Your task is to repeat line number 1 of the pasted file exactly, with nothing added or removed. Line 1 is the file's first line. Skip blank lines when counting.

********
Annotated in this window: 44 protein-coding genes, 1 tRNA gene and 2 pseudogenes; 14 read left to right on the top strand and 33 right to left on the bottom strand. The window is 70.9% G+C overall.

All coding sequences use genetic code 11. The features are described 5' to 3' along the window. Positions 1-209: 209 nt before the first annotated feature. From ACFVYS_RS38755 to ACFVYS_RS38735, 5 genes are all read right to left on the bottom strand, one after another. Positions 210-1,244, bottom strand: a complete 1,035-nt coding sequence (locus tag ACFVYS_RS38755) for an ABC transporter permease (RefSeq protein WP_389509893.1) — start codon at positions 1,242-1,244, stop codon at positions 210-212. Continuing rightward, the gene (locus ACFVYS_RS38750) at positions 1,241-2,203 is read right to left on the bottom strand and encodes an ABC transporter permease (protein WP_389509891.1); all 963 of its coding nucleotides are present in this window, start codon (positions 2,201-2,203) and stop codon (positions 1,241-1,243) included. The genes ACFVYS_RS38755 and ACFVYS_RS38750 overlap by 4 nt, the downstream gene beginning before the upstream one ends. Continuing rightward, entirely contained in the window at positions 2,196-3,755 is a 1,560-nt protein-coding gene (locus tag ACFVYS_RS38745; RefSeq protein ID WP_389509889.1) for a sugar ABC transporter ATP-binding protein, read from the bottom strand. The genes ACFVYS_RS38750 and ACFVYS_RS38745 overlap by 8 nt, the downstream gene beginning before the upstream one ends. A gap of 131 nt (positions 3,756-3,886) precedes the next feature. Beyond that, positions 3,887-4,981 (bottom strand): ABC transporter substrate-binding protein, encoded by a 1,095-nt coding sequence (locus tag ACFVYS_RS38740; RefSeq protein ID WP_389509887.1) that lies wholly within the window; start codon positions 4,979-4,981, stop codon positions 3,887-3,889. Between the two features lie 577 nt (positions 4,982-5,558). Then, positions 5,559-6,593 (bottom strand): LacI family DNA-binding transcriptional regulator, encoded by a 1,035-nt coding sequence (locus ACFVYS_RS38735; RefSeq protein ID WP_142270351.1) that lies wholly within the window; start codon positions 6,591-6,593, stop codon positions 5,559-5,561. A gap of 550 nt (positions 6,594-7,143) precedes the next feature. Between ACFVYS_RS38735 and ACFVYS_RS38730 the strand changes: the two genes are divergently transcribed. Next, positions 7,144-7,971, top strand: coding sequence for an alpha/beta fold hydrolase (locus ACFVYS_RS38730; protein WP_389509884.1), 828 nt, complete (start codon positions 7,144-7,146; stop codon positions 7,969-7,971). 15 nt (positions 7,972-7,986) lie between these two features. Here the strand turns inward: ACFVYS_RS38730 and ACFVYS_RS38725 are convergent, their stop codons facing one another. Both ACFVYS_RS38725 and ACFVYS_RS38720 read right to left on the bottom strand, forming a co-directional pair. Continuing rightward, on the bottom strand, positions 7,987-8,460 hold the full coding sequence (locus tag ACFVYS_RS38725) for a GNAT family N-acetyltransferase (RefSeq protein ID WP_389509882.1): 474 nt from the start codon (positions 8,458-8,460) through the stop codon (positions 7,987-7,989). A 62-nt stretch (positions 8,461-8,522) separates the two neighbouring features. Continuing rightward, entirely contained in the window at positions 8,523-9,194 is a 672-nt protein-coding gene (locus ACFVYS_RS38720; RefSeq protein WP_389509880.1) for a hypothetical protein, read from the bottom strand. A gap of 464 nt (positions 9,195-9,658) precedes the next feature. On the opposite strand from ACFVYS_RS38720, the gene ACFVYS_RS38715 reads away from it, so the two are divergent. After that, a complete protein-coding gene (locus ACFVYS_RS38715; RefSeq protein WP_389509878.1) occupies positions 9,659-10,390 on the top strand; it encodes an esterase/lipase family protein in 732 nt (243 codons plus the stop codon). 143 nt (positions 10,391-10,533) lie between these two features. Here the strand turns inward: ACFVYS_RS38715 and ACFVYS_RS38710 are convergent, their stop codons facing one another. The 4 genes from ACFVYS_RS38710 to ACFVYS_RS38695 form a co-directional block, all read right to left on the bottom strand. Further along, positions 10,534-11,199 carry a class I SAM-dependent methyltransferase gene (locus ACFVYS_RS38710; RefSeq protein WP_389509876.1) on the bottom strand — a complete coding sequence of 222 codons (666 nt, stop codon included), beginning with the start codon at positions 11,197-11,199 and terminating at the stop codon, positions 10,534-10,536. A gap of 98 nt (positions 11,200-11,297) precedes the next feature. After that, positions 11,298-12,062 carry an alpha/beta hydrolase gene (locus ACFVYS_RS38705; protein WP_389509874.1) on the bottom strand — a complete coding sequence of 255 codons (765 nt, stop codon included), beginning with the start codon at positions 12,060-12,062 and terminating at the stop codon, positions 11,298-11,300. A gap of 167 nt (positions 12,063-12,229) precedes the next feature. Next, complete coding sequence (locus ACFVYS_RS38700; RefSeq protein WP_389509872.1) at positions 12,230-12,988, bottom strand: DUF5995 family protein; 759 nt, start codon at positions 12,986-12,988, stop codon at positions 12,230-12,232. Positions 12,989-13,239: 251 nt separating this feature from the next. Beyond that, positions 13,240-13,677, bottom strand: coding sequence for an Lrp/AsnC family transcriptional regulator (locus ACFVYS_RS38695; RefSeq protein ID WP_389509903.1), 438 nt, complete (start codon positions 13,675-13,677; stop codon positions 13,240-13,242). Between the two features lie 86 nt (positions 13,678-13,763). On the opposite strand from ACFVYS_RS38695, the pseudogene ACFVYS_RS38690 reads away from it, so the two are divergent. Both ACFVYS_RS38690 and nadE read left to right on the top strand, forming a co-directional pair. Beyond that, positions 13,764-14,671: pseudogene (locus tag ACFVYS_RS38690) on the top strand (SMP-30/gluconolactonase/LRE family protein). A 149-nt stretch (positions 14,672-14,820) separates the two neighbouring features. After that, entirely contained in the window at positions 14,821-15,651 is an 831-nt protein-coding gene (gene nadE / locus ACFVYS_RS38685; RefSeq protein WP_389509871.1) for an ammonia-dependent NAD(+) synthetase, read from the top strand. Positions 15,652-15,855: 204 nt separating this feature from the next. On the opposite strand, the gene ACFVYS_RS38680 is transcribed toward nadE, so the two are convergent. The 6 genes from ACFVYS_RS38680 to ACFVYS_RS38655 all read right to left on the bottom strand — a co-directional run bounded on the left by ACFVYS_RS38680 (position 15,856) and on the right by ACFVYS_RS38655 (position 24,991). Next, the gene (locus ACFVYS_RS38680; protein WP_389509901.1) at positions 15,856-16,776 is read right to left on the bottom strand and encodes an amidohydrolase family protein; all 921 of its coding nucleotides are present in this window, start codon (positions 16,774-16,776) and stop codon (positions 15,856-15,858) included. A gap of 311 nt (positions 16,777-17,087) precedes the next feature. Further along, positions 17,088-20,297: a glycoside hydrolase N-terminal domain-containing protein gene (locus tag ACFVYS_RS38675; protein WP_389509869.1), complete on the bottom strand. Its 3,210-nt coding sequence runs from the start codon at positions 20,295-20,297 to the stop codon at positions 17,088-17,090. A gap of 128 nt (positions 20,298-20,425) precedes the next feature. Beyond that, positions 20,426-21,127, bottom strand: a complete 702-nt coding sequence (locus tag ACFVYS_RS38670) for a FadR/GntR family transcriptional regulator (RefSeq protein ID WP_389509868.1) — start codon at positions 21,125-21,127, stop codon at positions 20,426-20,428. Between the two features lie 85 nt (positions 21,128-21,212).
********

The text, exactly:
Annotated in this window: 44 protein-coding genes, 1 tRNA gene and 2 pseudogenes; 14 read left to right on the top strand and 33 right to left on the bottom strand. The window is 70.9% G+C overall.